Saturday, December 2, 2023

Jason Benetti Calls Contract Talks With White Sox ‘Kind Of A Pain’


Jason Benetti has been the voice of the White Sox since 2016. When he first entered the booth, he was faced with the tall task of replacing baseball icon Ken “Hawk” Harrelson. Benetti has not only filled his shoes but has also become one of the hottest play-by-play commodities on television. The Braves were reportedly eyeing his services once Chip Caray decided to take his talents to St. Louis to become the voice of the Cardinals. 

On top of his duties with the White Sox Benetti has received assignments with ESPN, NBC, Fox, and the Big 10 Network. In 2022 Fox Sports hired him to do college football and basketball, some nationally televised MLB games as some NFL games. Simply put, he is one of the best in the business. For the White Sox picking up his multi-year option is a no-brainer. 

However, fans began to get concerned when the process dragged along throughout the offseason. Last week the team finally announced that both Benetti and Steve Stone would be returning for their eighth and 16th seasons with the team, putting any concerns to rest. However, Benetti was surprised with how the negotiations played out. 

“The really good news is we got somewhere good,” Benetti told the Chicago Sun-Times. “It was kind of a pain, really. There were some things that I thought were silly, and I’m sure they thought some of the stuff that I was talking about might’ve been silly. But we got there in the end.”

White Sox senior vice president Brooks Boyer saw things differently. 

“I don’t think there were any complications to it,” Boyer said. “It really wasn’t much of a negotiation because we had picked up the option. It was just ironing out how we put the national schedule in our local schedule. So there really wasn’t anything that sticks out that was bothersome to me.” 

The biggest tie-up was about Benetti’s other commitments during the baseball season. Last year he was the lead play-by-play man for Peacock’s MLB coverage on top of his college football and basketball responsibilities for FOX. With his additional assignments calling MLB and NFL games for FOX next season, Benetti is taking on a huge workload and is expected to miss some time in the fall. In his previous contract, the White Sox never specified how many games he could miss when he had national TV assignments. His new contract tightened up the language about how many games he is allowed to miss.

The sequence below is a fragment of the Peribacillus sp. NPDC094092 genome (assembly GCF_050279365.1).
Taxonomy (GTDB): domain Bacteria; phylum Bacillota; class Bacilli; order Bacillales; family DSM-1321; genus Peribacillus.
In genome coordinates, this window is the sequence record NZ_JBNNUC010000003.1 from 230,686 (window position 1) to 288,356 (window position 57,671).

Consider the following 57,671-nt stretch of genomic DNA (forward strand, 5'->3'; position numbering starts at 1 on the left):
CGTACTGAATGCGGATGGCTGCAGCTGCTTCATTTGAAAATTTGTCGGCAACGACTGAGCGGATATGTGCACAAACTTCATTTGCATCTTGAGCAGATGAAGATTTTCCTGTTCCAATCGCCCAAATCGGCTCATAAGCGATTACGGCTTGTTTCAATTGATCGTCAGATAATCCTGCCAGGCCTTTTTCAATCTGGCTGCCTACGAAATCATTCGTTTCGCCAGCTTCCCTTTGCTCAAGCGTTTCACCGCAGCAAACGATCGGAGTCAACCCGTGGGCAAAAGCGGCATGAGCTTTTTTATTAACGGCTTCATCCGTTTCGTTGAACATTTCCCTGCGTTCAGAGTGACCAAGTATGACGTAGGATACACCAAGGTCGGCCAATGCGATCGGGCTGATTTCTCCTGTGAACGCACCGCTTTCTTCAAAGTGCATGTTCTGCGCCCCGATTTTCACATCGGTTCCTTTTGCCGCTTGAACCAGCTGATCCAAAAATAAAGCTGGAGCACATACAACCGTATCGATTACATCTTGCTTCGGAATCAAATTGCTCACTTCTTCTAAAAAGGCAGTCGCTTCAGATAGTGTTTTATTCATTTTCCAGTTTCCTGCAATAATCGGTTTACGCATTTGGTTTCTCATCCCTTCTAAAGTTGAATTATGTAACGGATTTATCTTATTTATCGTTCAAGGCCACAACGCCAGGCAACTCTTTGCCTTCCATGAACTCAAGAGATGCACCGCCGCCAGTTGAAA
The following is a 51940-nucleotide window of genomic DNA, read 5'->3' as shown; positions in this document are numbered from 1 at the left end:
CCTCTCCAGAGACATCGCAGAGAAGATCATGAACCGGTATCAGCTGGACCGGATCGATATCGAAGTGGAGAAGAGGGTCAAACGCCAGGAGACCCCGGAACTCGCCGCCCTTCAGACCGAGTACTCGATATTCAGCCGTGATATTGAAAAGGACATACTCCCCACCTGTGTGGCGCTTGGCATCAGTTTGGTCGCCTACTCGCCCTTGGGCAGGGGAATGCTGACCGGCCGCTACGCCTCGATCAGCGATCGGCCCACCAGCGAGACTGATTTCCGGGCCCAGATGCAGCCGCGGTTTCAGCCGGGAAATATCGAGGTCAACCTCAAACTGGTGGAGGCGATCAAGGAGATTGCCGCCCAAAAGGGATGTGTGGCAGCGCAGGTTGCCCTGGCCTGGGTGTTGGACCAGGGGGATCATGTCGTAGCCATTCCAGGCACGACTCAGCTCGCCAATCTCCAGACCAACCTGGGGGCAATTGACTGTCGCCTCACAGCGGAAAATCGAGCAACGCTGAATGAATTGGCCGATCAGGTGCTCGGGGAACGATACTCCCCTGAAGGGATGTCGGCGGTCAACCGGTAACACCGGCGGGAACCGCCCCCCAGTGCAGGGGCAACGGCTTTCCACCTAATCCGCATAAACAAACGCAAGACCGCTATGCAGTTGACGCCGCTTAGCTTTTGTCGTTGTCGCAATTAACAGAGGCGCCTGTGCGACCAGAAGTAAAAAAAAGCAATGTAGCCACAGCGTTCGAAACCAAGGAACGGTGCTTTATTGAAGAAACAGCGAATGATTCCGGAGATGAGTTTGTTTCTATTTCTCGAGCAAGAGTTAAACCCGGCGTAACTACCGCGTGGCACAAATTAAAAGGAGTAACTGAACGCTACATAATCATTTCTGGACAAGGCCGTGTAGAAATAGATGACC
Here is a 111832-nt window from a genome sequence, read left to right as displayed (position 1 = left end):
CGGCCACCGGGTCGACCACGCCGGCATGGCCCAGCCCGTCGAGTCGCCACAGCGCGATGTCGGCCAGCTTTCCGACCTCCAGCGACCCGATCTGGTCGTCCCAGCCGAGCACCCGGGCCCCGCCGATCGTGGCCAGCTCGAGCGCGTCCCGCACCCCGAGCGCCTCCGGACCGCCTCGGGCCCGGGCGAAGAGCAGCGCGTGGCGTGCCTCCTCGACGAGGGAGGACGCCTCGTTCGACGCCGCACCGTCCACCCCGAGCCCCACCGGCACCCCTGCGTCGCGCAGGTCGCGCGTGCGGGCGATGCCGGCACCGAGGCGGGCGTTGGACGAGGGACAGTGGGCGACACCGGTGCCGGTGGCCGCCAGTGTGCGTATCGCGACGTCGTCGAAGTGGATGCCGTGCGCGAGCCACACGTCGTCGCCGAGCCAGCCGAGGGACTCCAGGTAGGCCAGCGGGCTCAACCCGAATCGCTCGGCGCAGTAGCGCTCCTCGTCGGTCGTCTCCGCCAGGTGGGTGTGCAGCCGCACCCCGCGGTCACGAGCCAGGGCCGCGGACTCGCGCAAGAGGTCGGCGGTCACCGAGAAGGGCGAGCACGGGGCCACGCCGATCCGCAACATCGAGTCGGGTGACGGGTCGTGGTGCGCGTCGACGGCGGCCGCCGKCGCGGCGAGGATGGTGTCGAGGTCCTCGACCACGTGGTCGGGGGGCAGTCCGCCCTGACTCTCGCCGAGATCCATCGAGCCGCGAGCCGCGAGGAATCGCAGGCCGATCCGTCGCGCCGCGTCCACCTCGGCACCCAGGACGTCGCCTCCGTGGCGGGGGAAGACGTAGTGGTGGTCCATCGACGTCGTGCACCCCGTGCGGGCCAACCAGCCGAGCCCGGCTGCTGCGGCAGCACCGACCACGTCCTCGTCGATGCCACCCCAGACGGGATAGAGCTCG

The White Sox have no issue with Benetti adding to his growing resume, as it’s good for their brand. However, they want him at as many White Sox games as possible. Harrelson was historically available for all 162 games until age and health prevented him from doing so his final couple of seasons. 

“I know that based on what Hawk did over all those years, the team’s preference would be for me to be there for every game, and I get that,” Bentetti said. “And I truly do appreciate that they were able to get to a place where I can do both of these things. I think it’s mutually beneficial.” 

According to Boyer, the White Sox traditionally figure out most broadcaster contracts around the end of the season, then finalize them in January. In Benetti’s case, the team settled on the number of games he could miss in the fall, but the contract didn’t get finalized until January 23rd. 

What frustrated Benetti was that the White Sox negotiations were done directly with him, not an agent. He even joked that he felt like a player in arbitration, an assessment Boyer disagreed with. 

“Whether it’s Kenny Williams or Rick Hahn, they don’t use agents,” Boyer explained. “We’re compensating them; we have a partnership with them. There’s never been a need to have any sort of outside entity come in and negotiate these things.” 

Had there been a middle man perhaps Benetti would not have been so frustrated with the drawn-out process. 

“I’ll be honest, there were points where I was really frustrated,” Benetti told the Sun-Times. “Because I think the work has been strong, and I appreciate the heck out of the fans, and I have loved the Sox for all my life. I just thought it would be easier. But just because  it wasn’t easier doesn’t mean it didn’t get done.” 

In the end, both sides worked things out. But during the White Sox convoluted process of throwing Benetti and Stone on the front lines of negotiations, they risked irking some of the best broadcasting talents in the game. Thankfully everything fell into place.

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